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Open Access Research article

Behavioural and medical predictors of bacterial vaginosis recurrence among female sex workers: longitudinal analysis from a randomized controlled trial

Fernand A Guédou1, Lut Van Damme2, Jennifer Deese2, Tania Crucitti3, Marissa Becker4, Florence Mirembe5, Suniti Solomon6 and Michel Alary1*

Author Affiliations

1 URESP, Centre de recherche FQRS du CHU de Québec, Département de Médecine Sociale et Préventive, Université Laval, Québec, Canada

2 FHI360, Durham, NC, USA

3 Department of Microbiology, Institute of Tropical Medicine, Antwerp, Belgium

4 Centre for Global Public Health, University of Manitoba, Winnipeg, Canada

5 Makerere University College of Health Sciences, Kampala, Uganda

6 Y.R. Gaitonde Center for AIDS Research and Education, Chennai, India

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BMC Infectious Diseases 2013, 13:208  doi:10.1186/1471-2334-13-208

Published: 8 May 2013

Abstract

Background

Data on risk factors of recurrent bacterial vaginosis (RBV) are still scarce. We used data from female sex workers (FSW) participating in a randomized controlled microbicide trial to examine predictors of BV recurrence.

Methods

Trial’s participants with at least an episode of BV which was treated and/or followed by a negative BV result and at least one subsequent visit offering BV testing were included in the analysis. Behavioural and medical data were collected monthly while laboratory testing for STI and genital tract infections were performed quarterly. The Andersen-Gill proportional hazards model was used to determine predictors of BV recurrence both in bivariate and multivariate analyses.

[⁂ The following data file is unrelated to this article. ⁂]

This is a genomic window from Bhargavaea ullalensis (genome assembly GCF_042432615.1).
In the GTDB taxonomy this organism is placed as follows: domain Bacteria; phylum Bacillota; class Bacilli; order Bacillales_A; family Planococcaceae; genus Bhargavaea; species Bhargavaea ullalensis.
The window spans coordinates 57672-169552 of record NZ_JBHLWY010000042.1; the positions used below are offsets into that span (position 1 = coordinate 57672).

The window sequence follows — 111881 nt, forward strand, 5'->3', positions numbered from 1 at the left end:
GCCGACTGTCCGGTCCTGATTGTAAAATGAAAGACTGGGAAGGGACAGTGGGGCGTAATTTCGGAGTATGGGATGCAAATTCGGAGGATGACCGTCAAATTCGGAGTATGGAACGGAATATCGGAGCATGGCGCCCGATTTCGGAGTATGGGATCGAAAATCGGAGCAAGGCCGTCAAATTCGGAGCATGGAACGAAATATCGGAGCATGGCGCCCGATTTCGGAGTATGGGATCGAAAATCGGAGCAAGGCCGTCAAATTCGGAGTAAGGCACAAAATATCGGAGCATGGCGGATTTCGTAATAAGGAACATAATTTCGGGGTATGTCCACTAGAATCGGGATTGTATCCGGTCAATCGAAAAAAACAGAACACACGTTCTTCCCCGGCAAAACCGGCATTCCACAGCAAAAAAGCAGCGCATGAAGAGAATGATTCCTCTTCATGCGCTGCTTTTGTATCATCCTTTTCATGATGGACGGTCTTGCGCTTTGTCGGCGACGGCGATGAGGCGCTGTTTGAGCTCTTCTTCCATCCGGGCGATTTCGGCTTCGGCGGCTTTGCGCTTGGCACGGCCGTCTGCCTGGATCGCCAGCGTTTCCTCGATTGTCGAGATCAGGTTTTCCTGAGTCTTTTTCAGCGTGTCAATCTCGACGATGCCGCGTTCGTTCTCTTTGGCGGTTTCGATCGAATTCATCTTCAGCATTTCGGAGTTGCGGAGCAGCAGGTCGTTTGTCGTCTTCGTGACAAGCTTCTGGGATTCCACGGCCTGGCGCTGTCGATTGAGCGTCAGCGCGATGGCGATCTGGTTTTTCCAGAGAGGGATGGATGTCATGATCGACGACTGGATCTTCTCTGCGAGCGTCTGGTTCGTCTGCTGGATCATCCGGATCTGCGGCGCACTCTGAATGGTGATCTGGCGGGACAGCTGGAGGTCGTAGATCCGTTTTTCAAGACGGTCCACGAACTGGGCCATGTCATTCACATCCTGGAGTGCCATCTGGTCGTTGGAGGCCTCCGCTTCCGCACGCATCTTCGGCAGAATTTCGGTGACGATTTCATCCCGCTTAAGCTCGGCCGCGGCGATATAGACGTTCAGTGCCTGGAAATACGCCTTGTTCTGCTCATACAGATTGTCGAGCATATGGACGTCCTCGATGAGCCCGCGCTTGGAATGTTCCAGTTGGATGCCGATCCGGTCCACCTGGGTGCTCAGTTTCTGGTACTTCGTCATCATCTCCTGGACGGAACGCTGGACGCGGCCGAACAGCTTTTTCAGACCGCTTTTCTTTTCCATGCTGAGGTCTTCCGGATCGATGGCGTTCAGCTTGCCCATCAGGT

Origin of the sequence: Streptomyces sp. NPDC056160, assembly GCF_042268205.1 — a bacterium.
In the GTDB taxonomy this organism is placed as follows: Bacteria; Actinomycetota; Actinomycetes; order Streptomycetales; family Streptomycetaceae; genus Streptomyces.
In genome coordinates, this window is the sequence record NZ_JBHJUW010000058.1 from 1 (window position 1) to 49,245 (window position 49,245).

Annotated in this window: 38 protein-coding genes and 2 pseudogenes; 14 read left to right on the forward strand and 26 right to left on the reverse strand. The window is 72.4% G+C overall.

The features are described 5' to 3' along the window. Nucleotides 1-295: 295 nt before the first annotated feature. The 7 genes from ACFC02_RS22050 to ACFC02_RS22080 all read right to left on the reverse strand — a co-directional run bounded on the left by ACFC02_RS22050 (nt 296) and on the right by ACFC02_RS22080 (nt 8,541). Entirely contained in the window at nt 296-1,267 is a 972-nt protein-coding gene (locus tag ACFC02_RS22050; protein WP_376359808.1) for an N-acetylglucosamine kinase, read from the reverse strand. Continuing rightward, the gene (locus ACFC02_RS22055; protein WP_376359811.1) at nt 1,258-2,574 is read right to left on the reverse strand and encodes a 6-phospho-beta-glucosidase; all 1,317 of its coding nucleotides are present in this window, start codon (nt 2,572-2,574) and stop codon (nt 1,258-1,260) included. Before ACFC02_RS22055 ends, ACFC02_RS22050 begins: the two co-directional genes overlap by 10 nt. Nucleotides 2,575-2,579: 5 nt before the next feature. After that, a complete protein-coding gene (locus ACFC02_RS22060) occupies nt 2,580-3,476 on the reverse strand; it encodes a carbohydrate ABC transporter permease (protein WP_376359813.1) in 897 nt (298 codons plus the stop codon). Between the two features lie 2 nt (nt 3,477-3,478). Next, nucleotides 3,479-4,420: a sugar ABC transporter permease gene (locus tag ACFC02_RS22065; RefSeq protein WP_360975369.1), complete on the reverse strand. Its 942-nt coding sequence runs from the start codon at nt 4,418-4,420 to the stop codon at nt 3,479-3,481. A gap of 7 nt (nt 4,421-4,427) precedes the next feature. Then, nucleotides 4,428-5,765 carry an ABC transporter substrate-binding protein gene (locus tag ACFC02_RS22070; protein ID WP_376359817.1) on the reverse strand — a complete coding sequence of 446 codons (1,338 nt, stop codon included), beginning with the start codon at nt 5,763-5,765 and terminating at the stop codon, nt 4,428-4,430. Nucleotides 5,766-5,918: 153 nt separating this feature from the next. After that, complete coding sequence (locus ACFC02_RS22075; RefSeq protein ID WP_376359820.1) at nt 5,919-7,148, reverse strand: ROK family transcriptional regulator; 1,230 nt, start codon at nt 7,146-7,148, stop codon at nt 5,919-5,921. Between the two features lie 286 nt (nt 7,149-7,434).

Results

440 women were included and the incidence rate for RBV was 20.8 recurrences/100 person-months (95% confidence interval (CI) =18.1–23.4). In the multivariate analysis controlling for the study site, recent vaginal cleansing as reported at baseline with adjusted hazard-ratio (aHR)=1.30, 95% CI = 1.02-1.64 increased the risk of BV recurrence, whereas consistent condom use (CCU) with the primary partner (aHR=0.68, 95% CI=0.49-0.93) and vaginal candidiasis (aHR=0.70, 95% CI=0.53-0.93), both treated as time-dependent variables, were associated with decreased risk of RBV.

Conclusion

This study confirms the importance of counselling high-risk women with RBV about the adverse effects of vaginal cleansing and the protective effects of condom use with all types of partners for the prevention of sexually transmitted infections, including BV. More prospective studies on risk factors of BV recurrence are warranted.

Trial registration

Trial registration: NCT00153777

Keywords:
Bacterial vaginosis; Recurrence; Predictors; Female sex workers; Microbicide trial